against the strengths. This analysis could be undertaken
for any idea, organization, person, product, programme
or project (Johnson et al., 1989).
In this project, SWOT analysis was applied to develop
action plans for successful implementation of new

initiatives for MSWM. In other words, this stakeholder-based SWOT analysis was performed to develop
a strategic action plan of MSWM for Lucknow city. It
aimed at identifying the positive and negative factors,
as well as internal and external factors, that might have
an impact on the proposed MSWM programme. SWOT
analysis of this programme and its components (community and city municipal corporation) was intended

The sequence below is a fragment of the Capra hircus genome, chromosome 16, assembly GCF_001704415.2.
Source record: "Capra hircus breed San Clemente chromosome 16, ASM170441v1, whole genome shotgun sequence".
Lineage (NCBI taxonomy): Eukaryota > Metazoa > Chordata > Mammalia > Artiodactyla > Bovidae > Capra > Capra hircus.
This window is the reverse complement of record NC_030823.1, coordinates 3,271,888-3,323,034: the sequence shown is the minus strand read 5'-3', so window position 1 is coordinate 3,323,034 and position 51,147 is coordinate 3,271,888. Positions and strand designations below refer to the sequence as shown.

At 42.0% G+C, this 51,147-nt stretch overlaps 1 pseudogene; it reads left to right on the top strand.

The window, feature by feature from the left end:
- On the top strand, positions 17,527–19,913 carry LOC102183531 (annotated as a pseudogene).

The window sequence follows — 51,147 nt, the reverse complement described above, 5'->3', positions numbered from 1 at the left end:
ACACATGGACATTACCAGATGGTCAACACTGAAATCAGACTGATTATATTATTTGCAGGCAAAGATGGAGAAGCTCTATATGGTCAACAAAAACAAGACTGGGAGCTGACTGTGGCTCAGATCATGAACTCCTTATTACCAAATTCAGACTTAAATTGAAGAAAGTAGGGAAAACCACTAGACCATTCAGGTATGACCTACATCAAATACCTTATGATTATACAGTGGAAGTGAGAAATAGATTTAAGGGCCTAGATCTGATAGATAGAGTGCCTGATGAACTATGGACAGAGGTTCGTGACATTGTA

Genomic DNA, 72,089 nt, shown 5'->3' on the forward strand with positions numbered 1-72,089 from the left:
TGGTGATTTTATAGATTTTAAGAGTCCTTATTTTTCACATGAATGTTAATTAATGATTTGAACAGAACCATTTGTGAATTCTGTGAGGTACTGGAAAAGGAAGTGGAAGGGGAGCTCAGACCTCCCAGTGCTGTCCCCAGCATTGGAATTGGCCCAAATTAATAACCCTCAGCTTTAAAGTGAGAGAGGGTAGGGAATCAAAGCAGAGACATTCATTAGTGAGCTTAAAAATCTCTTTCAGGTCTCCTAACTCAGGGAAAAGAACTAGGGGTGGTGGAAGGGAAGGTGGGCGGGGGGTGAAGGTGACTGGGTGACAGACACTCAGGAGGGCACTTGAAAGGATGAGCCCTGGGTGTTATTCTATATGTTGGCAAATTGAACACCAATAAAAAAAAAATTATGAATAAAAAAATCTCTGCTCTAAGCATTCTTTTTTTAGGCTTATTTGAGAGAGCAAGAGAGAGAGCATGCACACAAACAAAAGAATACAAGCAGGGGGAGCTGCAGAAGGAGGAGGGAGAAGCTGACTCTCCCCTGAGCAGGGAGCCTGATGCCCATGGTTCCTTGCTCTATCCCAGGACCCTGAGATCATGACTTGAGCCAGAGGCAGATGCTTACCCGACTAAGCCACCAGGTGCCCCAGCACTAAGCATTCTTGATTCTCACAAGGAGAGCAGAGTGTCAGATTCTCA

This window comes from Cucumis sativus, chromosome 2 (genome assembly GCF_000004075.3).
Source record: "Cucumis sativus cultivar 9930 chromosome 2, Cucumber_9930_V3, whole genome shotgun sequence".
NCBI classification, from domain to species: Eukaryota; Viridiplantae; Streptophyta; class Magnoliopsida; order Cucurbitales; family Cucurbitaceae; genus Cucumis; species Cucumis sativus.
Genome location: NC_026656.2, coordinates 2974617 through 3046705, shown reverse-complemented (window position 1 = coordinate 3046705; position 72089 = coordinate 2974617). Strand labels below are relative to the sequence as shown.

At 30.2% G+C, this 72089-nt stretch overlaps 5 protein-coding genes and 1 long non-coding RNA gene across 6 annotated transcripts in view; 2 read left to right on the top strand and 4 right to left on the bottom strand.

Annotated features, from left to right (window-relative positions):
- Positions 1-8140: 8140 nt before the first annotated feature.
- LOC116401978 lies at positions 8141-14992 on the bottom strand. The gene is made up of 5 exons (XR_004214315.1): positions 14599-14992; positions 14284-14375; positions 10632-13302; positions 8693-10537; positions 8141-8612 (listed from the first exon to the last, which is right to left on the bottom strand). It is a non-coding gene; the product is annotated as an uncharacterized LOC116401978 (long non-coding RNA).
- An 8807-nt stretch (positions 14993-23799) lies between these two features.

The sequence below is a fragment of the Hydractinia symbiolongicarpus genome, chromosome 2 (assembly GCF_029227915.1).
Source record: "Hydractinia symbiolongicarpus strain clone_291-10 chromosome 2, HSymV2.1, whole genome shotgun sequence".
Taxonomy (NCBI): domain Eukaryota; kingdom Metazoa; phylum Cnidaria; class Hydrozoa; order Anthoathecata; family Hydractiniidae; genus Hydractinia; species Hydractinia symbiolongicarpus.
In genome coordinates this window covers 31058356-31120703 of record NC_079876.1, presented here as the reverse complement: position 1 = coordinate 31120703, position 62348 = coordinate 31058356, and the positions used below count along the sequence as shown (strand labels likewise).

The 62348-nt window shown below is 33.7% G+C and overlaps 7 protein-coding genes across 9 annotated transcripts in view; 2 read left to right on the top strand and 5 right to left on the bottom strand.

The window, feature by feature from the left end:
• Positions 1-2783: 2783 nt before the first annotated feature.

to maximize both strengths and opportunities, minimize
the external threats, transform the identied weaknesses
into strengths and to take advantage of opportunities
along with minimizing both internal weaknesses and
external threats (Saaty, 1987).
SWOT is a tool designed to be used in the preliminary
stages of decision-making on the one hand and as a precursor to strategic management planning on the other. It
should be performed by the individual user and also in
groups. The group-wise analysis is particularly eective
in providing factors, major objectives, clarity and, therefore, focus to all the discussions about strategy-formulation regarding any proposed MSWM programme
(Johnson et al., 1989).
In the SWOT analysis, available resources and their
potential utilization are studied from the viewpoints of
economic, ecological and social sustainability. However,
its main purpose in the planning process is to obtain